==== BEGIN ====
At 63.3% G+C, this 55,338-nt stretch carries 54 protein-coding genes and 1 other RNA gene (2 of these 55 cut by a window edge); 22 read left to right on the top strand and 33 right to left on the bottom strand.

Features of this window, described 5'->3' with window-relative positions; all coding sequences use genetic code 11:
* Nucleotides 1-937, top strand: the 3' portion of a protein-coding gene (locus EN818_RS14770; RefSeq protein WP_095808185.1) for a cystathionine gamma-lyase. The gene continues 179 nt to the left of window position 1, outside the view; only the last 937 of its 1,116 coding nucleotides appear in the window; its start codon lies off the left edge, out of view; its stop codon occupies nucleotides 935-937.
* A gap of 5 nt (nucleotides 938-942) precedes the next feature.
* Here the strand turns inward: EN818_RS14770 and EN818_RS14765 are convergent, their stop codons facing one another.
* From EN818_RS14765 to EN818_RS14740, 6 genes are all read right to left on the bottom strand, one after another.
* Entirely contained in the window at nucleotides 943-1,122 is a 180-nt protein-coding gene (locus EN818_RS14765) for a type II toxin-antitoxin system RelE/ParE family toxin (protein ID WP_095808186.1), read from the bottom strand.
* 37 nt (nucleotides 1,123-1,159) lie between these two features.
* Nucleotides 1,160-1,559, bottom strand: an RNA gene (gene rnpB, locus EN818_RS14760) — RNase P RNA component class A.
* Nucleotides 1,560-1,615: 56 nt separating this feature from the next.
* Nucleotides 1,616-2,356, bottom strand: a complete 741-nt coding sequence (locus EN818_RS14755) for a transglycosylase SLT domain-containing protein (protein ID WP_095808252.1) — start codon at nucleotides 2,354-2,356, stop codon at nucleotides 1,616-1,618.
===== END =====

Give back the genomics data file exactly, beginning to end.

At 63.3% G+C, this 55,338-nt stretch carries 54 protein-coding genes and 1 other RNA gene (2 of these 55 cut by a window edge); 22 read left to right on the top strand and 33 right to left on the bottom strand.

Features of this window, described 5'->3' with window-relative positions; all coding sequences use genetic code 11:
* Nucleotides 1-937, top strand: the 3' portion of a protein-coding gene (locus EN818_RS14770; RefSeq protein WP_095808185.1) for a cystathionine gamma-lyase. The gene continues 179 nt to the left of window position 1, outside the view; only the last 937 of its 1,116 coding nucleotides appear in the window; its start codon lies off the left edge, out of view; its stop codon occupies nucleotides 935-937.
* A gap of 5 nt (nucleotides 938-942) precedes the next feature.
* Here the strand turns inward: EN818_RS14770 and EN818_RS14765 are convergent, their stop codons facing one another.
* From EN818_RS14765 to EN818_RS14740, 6 genes are all read right to left on the bottom strand, one after another.
* Entirely contained in the window at nucleotides 943-1,122 is a 180-nt protein-coding gene (locus EN818_RS14765) for a type II toxin-antitoxin system RelE/ParE family toxin (protein ID WP_095808186.1), read from the bottom strand.
* 37 nt (nucleotides 1,123-1,159) lie between these two features.
* Nucleotides 1,160-1,559, bottom strand: an RNA gene (gene rnpB, locus EN818_RS14760) — RNase P RNA component class A.
* Nucleotides 1,560-1,615: 56 nt separating this feature from the next.
* Nucleotides 1,616-2,356, bottom strand: a complete 741-nt coding sequence (locus EN818_RS14755) for a transglycosylase SLT domain-containing protein (protein ID WP_095808252.1) — start codon at nucleotides 2,354-2,356, stop codon at nucleotides 1,616-1,618.